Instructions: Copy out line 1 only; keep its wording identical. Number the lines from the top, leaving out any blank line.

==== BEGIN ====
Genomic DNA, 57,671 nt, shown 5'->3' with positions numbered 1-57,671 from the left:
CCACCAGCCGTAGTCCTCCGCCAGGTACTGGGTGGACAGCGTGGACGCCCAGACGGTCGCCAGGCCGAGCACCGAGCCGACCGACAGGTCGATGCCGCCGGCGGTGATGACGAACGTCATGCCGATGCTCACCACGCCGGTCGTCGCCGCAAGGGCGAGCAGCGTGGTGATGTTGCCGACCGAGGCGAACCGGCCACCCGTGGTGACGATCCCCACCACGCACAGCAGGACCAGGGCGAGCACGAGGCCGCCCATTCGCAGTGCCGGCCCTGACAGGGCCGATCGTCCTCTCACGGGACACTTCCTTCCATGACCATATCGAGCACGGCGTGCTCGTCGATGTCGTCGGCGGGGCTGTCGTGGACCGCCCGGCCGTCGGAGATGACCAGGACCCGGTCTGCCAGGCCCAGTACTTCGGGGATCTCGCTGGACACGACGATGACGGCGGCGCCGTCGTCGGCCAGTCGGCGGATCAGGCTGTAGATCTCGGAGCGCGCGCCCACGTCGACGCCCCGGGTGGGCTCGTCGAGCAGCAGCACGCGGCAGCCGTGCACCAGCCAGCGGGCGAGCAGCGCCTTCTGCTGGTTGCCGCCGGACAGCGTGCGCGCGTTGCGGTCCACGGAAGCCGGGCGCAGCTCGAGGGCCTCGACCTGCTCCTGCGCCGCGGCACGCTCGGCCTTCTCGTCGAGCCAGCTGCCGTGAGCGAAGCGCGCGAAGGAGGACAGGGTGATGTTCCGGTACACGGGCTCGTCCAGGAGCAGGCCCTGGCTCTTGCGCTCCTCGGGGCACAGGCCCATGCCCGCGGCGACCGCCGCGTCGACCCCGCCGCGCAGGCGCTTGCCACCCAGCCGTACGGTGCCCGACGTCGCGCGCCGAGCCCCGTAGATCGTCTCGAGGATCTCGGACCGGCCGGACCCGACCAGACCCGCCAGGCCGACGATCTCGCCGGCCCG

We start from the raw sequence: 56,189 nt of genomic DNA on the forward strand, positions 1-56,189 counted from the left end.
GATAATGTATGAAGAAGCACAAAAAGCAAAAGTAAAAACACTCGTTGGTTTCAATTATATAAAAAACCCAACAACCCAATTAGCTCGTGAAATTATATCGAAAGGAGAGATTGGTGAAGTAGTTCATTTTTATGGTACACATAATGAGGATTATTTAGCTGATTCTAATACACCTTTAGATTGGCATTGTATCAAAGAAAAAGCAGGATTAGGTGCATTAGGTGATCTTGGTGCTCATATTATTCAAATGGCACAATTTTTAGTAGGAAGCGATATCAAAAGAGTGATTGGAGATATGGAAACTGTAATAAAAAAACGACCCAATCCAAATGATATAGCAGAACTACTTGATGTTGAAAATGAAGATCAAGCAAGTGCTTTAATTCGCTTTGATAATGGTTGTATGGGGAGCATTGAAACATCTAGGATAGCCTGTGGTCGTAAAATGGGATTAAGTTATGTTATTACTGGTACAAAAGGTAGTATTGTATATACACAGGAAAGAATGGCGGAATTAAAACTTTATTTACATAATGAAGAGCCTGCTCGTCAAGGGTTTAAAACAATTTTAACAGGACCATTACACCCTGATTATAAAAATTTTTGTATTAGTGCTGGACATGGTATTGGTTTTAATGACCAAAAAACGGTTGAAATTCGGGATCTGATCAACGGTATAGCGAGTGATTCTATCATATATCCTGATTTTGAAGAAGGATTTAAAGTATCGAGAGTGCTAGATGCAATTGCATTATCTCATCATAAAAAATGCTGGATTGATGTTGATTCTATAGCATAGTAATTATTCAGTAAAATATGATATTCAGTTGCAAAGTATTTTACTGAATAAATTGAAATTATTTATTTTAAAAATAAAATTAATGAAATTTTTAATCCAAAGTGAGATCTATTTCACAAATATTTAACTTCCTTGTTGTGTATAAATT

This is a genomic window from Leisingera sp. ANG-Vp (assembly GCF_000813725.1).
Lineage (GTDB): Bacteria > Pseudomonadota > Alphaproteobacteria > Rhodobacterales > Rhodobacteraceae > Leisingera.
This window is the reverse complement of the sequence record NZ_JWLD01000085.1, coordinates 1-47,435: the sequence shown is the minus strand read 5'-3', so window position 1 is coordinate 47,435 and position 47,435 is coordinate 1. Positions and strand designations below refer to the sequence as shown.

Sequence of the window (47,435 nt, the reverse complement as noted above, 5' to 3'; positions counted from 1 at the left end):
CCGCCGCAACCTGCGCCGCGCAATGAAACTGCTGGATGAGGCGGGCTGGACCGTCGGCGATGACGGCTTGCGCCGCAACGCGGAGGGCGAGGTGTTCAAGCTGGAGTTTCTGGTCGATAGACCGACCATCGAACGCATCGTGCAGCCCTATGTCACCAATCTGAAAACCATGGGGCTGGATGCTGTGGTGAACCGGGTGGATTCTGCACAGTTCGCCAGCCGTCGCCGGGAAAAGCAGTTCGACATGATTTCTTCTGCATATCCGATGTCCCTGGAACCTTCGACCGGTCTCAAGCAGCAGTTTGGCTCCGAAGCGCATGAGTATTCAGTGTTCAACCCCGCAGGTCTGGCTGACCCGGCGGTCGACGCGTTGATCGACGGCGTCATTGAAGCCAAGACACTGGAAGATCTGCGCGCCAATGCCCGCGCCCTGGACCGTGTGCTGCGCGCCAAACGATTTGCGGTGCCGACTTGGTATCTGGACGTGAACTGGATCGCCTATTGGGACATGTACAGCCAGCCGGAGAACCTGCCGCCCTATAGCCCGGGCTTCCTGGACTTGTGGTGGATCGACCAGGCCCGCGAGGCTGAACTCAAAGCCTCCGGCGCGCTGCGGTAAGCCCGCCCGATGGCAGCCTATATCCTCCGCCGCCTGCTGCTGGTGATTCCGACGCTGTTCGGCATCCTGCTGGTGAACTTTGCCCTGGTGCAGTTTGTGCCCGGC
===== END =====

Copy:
Genomic DNA, 57,671 nt, shown 5'->3' with positions numbered 1-57,671 from the left: